The Communist Manifesto

Narrated by: Alastair Cameron
Length: 1 hr and 19 mins
Categories: Nonfiction, Politics
4 out of 5 stars (36 ratings)

$14.95/month after 30 days. Cancel anytime.

OR
In Cart

Publisher's Summary

Originally published in 1848 as a political pamphlet, The Communist Manifesto by Karl Marx and Friedrich Engels would become one of the most influential works of the era. Written as a summary of the authors' political thought, the manifesto is also a reflection of the unrest and the revolutions of the time.

The manifesto analyzes the struggle due to social inequality and the problems presented by a capitalist society. This work also speculates on the limited future of a totally capitalist-driven economy, predicting that eventually the world would turn to communism.

By 1860 the manifesto had fallen into obscurity and was not as important as it once was, but that would change in the latter part of the 19th century, when Karl Marx grew more influential in communist circles. Russia became the world's first communist state, with the manifesto being its primary outline for the new social order.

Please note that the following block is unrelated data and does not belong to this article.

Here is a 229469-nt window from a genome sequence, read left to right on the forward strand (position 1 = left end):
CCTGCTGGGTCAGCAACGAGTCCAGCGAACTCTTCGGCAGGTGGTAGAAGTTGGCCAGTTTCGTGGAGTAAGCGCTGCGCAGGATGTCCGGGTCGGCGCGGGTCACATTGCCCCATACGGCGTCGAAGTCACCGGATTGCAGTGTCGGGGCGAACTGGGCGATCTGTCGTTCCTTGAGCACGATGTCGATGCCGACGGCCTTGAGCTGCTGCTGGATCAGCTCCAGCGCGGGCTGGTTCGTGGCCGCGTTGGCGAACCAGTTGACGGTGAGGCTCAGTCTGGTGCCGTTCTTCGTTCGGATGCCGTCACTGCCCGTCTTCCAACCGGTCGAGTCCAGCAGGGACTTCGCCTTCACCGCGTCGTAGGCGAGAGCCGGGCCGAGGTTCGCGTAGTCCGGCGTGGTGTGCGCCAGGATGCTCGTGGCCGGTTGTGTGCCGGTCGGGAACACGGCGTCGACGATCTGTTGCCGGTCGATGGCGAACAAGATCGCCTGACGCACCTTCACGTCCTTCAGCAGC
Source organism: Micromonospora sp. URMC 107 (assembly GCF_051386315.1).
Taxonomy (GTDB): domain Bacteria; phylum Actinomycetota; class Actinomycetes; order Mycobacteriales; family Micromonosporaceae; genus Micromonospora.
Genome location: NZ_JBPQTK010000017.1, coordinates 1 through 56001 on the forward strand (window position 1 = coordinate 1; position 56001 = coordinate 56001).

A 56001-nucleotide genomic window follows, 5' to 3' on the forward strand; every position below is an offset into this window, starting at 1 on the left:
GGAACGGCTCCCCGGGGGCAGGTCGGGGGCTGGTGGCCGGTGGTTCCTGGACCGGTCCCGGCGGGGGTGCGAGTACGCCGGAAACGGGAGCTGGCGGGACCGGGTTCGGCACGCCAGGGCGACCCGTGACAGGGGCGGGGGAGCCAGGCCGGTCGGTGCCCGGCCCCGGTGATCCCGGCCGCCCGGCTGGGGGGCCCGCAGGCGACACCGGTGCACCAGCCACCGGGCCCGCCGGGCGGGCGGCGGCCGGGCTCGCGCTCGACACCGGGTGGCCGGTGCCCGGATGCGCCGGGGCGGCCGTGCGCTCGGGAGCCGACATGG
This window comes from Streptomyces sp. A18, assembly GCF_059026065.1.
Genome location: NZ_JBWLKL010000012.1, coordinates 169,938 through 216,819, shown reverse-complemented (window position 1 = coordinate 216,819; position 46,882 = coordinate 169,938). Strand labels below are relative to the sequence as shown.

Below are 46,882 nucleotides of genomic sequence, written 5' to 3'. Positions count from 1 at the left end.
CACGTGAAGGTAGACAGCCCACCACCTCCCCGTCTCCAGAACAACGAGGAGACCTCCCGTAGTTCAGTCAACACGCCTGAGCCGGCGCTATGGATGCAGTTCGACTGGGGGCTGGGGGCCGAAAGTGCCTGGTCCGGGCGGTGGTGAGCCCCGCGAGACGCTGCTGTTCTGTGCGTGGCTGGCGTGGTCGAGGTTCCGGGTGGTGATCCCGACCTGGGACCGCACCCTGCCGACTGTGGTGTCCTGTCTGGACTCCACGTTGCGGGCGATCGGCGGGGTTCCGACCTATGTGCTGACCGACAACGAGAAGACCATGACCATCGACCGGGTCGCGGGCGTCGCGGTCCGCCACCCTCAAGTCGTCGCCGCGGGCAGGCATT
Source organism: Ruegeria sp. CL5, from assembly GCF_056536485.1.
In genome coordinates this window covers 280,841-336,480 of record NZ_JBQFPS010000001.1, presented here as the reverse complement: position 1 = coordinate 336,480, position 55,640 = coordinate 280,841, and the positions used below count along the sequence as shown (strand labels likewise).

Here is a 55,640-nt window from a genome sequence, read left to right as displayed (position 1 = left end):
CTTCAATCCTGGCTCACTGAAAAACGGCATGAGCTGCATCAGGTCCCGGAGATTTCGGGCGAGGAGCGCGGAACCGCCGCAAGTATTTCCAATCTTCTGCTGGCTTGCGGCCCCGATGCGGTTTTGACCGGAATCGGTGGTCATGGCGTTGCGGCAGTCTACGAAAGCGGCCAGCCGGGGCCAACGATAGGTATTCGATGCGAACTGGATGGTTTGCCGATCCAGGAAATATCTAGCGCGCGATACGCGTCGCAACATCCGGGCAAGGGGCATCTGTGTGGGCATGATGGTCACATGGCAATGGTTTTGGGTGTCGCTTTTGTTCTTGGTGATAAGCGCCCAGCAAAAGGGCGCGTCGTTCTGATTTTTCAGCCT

Public Domain (P)2017 A.R.N. Publications

What members say

Average Customer Ratings

Overall

  • 4 out of 5 stars
  • 5 Stars
    20
  • 4 Stars
    4
  • 3 Stars
    7
  • 2 Stars
    1
  • 1 Stars
    4

Performance

  • 4.5 out of 5 stars
  • 5 Stars
    23
  • 4 Stars
    3
  • 3 Stars
    4
  • 2 Stars
    2
  • 1 Stars
    1

Story

  • 3.5 out of 5 stars
  • 5 Stars
    17
  • 4 Stars
    3
  • 3 Stars
    5
  • 2 Stars
    2
  • 1 Stars
    6

Reviews - Please select the tabs below to change the source of reviews.

Sort by:
Filter by:
  • Overall
    3 out of 5 stars
  • Performance
    3 out of 5 stars
  • Story
    3 out of 5 stars

Not what I spected.

Honestly, I spected something better from this. I consider myself leftwing and, while I'm definitely not a communist, I figured there would be some interesting insight or information in this. Not so much. As a general rule, I do not trust something that, in order to make its point, has to repeat the same word more than 10 times per minute. In this case, the word in question is "bourgeoisie". It get simplistic and monotematic very fast. Granted, it is a short book, but you don't feel it's telling anything new, although it's reasonable to think that that is because of the spreading these ideas have had.
As a whole, I'd say that you should read this because it's an important book, but I personally took little from this book other than some annoyance towards a movement I should feel more empathetic to.

1 person found this helpful